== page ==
elaga-bey v. Matthews et al
ORDER granting 13 Motion to Stay Discovery. Discovery is stayed pending the ruling from the District Judge on the Motion to Dismiss. Signed by Magistrate Judge Brian K. Epps on 1/17/17. (cmr)
IN THE UNITED STATES DISTRICT COURT
FOR THE SOUTHERN DISTRICT OF GEORGIA
TAQI ELAGA-BEY, Aboriginal Native
American Freehold by Birthright,
KIMBERLEY MATTHEWS, Aldridge
Pite, LLP, 15 Piedmont Center, 3575
Piedmont Road, N.E., Suite 500
Atlanta, Georgia 30305;
Wells Fargo Bank, N.A. 420 Montgomery
Street, San Francisco, CA 94104; and
GERLINDE BERRY, Wells Fargo Bank,
N.A., 420 Montgomery
Street, San Francisco, CA 94104,
On December 21, 2016, Defendants filed a motion requesting a stay of discovery,
(doc. no. 13), until a ruling on Defendants’ motion to dismiss (doc. no. 10). Plaintiff has not
opposed the motion. Upon consideration, and for the reasons set forth below, the Court
GRANTS the request.
Under Fed. R. Civ. P. 26(c), this Court has “broad inherent power to stay discovery
until preliminary issues can be settled which may be dispositive of some important aspect of
the case.” Ameris Bank v. Russack, No. CV614-002, 2014 WL 2465203, at *1 (S.D. Ga.
May 29, 2014) (quoting Petrus v. Bowen, 833 F.2d 581, 583 (5th Cir. 1987)). A stay should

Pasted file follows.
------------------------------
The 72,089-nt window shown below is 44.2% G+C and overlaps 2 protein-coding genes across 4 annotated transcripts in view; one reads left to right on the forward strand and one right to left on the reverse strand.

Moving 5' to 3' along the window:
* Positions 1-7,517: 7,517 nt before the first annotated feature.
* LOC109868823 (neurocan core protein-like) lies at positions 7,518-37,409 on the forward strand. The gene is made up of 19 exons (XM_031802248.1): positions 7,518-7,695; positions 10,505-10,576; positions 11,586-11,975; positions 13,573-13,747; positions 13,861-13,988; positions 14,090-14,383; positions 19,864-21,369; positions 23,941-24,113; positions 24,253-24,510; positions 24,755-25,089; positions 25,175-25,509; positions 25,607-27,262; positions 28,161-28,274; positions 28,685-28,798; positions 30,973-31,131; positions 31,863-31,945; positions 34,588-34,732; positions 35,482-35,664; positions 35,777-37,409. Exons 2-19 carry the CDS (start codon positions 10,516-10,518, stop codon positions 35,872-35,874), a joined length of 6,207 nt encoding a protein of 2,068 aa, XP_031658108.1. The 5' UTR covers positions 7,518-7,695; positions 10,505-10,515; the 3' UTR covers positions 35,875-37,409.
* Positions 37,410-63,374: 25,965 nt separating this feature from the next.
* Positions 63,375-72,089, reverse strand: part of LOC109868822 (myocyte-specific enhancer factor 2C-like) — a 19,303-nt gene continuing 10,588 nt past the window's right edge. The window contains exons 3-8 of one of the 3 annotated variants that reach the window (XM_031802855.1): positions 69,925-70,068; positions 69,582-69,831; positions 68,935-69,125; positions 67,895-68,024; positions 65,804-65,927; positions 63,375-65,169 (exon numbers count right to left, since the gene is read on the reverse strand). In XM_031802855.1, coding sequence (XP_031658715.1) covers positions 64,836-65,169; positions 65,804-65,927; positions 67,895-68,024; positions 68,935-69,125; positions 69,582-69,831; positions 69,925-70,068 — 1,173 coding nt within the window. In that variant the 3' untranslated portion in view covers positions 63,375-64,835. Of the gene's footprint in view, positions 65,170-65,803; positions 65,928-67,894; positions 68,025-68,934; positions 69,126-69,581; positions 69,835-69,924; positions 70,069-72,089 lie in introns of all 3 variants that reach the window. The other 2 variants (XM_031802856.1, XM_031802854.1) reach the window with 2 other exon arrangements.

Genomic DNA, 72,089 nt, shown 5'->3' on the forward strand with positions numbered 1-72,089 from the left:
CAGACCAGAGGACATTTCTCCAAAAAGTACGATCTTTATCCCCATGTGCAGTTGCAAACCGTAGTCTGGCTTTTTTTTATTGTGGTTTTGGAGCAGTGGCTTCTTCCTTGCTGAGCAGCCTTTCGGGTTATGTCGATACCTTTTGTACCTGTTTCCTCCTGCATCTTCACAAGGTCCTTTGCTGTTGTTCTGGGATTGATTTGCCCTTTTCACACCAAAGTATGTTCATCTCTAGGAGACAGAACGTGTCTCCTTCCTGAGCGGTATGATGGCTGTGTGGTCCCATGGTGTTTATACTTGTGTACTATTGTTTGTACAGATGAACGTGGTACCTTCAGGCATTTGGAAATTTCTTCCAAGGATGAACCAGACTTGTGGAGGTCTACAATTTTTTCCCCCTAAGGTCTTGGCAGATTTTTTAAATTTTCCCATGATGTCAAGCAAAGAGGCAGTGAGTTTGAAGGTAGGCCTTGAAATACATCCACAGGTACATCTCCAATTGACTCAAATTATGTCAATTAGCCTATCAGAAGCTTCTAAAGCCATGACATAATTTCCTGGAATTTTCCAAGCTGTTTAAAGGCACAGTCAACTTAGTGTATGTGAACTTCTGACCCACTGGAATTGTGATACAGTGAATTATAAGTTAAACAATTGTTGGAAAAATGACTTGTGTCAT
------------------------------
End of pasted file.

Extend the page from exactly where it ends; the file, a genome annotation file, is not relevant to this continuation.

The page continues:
be granted where all discovery may be mooted by ruling on a legal issue. See Harlow v.
Fitzgerald, 457 U.S. 800, 818 (1982) (“Until this threshold immunity question is resolved,
discovery should not be allowed.”) Moreover, courts have granted motions to stay where the
“resolution on the pending motion . . . may extinguish some or all of the claims . . .
potentially restricting the scope of discovery significantly.”
White v. Georgia, No.
1:07CV01739WSD, 2007 WL 3170105, at *2 (N.D. Ga. Oct. 25, 2007).
The court may take a “preliminary peak” at the merits of the dispositive motion to
assess the likelihood that it will be granted. Russack, 2014 WL 2465203, at *1 (citing
Feldman v. Flood, 176 F.R.D. 651, 652 (M.D. Fla. 1997)). Here, because a cursory review of
the motion to dismiss suggests it has the potential to be “case-dispositive,” Feldman, 176
F.R.D. at 653, or could restrict the scope of discovery, discovery should be stayed. See
Chudasama v. Mazda Motor Corp., 123 F.3d 1353, 1367 (11th Cir. 1997); see also Moore v.
Potter, 141 F. App’x 803, 808 (11th Cir. 2005).
Thus, the Court GRANTS Defendants’ request (doc. no. 13) and STAYS discovery
until the District Judge’s ruling on the motion to dismiss, in which case remaining parties shall
confer and submit a revised scheduling order within fourteen days. Such order should include
date-certain deadlines through the filing of summary judgment motions.
SO ORDERED this 17th day of January, 2017, at Augusta, Georgia.
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